During disasters like Cyclone Idai in 2019, the 2018 Ebola outbreak, or the 2015 Nepal earthquake, improving and updating OpenStreetMap data has proven to be an effective way to help response efforts. Disaster Ninja is a tool for the OpenStreetMap community that makes it easier to prepare and prioritize mapping tasks and save precious time during a crisis.
The team at Kontur built Disaster Ninja based on their experience as a technical solutions provider for disaster management organizations. An active contributor to the OpenStreetMap community, Kontur partnered with the Humanitarian OpenStreetMap Team (HOT) to create a tool to support the rapid deployment of emergency mapping campaigns.
The Kontur team studied HOT’s activation process during a 2019 earthquake in South America, identifying components that could be assisted with automation. Today, HOT Response Coordinators use Disaster Ninja to prepare Disaster Size-Ups documents and mapping tasks in minutes instead of hours, thanks to having critical information all in one place.
“Disaster Ninja is cutting the size-up time in half. Now it’s possible within an hour to have a good feeling if there is a reason to activate or not. I truly appreciate having very helpful layers into one package because it’s definitely saving time.” - Russell Deffner, HOT Response Coordinator
Ready-to-use data layers show how well population density corresponds to mapped infrastructure to help prioritize populated areas that need the most attention. Information about tasks from HOT’s Tasking Manager helps response teams decide whether to start a new mapping task or use existing tasks. Kontur also set up an automated alert system that connects the Global Disaster Alerting Coordination System to HOT's Slack. With one click, a coordinator can start analyzing an event in the Disaster Ninja interface.
Supporting OpenStreetMap communities
Disaster Ninja is also useful for the wider OpenStreetMap community. Data layers help mappers to determine how recent OpenStreetMap data is in a given area and identify areas where there is a mismatch between population density and expected feature density.
To celebrate its 16th anniversary, the Ukrainian OpenStreetMap community organized a mapping party to improve OpenStreetMap coverage in the country. Using Disaster Ninja to spot under-mapped areas, they identified that the city of Polohy was practically absent on the map and organized mapping tasks to add it.
The global OpenStreetMap community is large and welcomes both local and remote mappers, but local communities differ in how they communicate and coordinate. Disaster Ninja suggests local mapping communities and ways to connect with them. It also includes an ‘Active Contributors’ layer that identifies the OpenStreetMap username of the most active map editors in an area.
Investing in intuitive analysis
A tour of the analytical layers available in Disaster Ninja illustrates the depth of analysis and design that the Kontur team has invested into this social good tool.
OpenStreetMap ‘Quantity’: Shows the relative distribution of OpenStreetMap objects and Population density, visualized with a bivariate choropleth (inspired by cartographer Joshua Stevens) to visually explore the relationship between the two indicators and draw attention to populated places with lower-than-expected OSM coverage.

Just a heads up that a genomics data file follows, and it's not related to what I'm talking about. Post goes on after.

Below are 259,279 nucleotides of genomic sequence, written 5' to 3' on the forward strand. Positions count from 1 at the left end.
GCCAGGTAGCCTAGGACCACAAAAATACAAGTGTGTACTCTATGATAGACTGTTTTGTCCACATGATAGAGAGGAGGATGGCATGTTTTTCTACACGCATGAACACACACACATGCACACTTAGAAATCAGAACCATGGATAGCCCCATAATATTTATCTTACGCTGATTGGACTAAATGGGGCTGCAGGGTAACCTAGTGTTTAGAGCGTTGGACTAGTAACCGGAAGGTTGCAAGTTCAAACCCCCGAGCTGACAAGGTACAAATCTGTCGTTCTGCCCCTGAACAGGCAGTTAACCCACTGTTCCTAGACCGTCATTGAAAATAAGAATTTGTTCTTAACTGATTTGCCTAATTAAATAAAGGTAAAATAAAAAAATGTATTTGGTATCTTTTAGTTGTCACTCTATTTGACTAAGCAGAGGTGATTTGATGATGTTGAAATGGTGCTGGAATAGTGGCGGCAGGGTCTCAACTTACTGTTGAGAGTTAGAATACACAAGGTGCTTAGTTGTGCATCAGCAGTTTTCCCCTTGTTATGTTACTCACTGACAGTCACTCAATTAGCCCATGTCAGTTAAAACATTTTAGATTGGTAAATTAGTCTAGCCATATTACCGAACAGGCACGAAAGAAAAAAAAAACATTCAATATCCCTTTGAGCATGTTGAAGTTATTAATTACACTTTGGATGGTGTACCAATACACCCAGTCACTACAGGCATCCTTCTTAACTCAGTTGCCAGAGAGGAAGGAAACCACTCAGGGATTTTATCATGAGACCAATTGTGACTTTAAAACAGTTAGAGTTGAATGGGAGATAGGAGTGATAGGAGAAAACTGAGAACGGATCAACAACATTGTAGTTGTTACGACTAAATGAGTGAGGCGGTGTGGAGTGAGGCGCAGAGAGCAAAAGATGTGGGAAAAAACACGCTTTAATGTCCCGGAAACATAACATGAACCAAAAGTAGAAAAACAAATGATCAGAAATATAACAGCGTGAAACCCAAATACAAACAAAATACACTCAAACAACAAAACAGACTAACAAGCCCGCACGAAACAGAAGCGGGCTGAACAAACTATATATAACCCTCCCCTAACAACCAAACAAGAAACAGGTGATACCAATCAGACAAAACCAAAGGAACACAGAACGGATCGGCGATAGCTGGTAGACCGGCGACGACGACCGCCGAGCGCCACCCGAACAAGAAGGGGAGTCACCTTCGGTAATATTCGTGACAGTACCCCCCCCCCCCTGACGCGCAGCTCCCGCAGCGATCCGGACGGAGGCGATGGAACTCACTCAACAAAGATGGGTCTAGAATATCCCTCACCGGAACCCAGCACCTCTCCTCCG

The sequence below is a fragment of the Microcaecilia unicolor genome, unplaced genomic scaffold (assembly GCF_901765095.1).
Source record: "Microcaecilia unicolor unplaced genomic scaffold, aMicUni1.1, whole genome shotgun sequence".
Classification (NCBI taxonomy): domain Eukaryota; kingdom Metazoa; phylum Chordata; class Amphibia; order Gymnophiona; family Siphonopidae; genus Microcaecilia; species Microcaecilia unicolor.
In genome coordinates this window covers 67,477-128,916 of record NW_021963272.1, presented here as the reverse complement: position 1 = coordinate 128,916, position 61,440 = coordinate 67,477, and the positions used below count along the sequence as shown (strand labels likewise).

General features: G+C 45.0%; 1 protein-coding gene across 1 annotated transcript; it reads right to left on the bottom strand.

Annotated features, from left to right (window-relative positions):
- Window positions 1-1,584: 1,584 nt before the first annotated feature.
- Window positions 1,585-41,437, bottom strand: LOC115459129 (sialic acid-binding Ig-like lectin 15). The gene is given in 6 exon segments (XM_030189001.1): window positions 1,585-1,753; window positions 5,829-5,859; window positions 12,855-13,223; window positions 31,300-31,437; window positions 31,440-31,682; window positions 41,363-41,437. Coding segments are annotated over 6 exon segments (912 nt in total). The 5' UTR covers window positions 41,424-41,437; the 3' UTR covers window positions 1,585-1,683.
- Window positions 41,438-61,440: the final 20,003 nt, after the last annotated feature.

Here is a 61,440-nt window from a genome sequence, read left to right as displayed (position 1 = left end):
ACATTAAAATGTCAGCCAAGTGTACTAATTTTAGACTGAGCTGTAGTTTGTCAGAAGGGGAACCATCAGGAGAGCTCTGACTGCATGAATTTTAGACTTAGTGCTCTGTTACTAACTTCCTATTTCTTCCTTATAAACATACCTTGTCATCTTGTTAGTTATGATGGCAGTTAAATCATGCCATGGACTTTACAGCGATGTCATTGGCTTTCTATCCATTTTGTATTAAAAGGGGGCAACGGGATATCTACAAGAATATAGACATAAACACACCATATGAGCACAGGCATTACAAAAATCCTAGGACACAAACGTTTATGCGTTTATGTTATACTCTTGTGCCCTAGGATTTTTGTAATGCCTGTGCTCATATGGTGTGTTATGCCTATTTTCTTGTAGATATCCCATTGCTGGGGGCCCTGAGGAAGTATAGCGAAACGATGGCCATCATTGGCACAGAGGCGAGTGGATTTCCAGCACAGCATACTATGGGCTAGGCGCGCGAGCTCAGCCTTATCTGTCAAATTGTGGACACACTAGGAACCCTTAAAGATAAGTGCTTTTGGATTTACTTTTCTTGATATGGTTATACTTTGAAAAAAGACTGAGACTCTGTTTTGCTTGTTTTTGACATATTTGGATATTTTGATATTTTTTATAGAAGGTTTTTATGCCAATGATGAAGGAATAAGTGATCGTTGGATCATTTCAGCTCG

Building Quantity and Road Length: These layers analyze the extent to which all populated houses are mapped and all populated places have roads connecting them. Buildings and roads are critical data during disaster response to identify where people may need help and to navigate to locations, so these are typically the priority mapping tasks during HOT activations.
OpenStreetMap ‘Activity’: Measures the level of mapping activity in a given area over the last two years, based on edit history and mapping hours by active local mappers. A ‘mapping hour’ is counted as an hour during which a user uploaded at least one tagged object. Mappers are considered active if they contributed more than 30 mapping hours during the last two years. Whether or not a mapper is considered ‘local’ is based on where they have mapped most actively.
OpenStreetMap ‘Antiquity’: Shows how old the OpenStreetMap data is in a given region and how many times users have viewed OpenStreetMap in that region over the last 30 days. This layer is useful for understanding where people are looking at the map and if the map data there might be due for updates. Identifying the least edited but the most popular areas can help to prioritize update efforts.
Urban Core and Settled Periphery: Mapping in densely developed areas requires smaller task extents and more experienced mappers, while less densely populated areas can have larger task extents and are easier for beginner mappers. The Urban Core layer highlights the most densely populated areas affected by a disaster and the Settled Periphery layer shows more spread-out population areas. These shapes can be downloaded as GeoJSON files for further analysis or to outline mapping tasks in HOT Tasking Manager.
Population: The creation and maintenance of a publicly available global population dataset is a fundamental component of Disaster Ninja. This data is continually updated by processing publicly available data, including: Facebook’s High Resolution Settlement Data; Global Human Settlement Layer; Microsoft Buildings Footprints; and Copernicus Global Land Cover. The latest version of Kontur Population is available at data.humdata.org.
Disaster Ninja is driven by OpenStreetMap community needs, so if you have ideas for how it can improve or be more useful for particular use cases, connect with the Kontur team - they even have a chatbox directly within Disaster Ninja interface.
Explore Disaster Ninja to inspire your next - or your first! - OpenStreetMap contributions. And if you’re building similar tools for disaster response and positive impact, connect with the Mapbox Community team.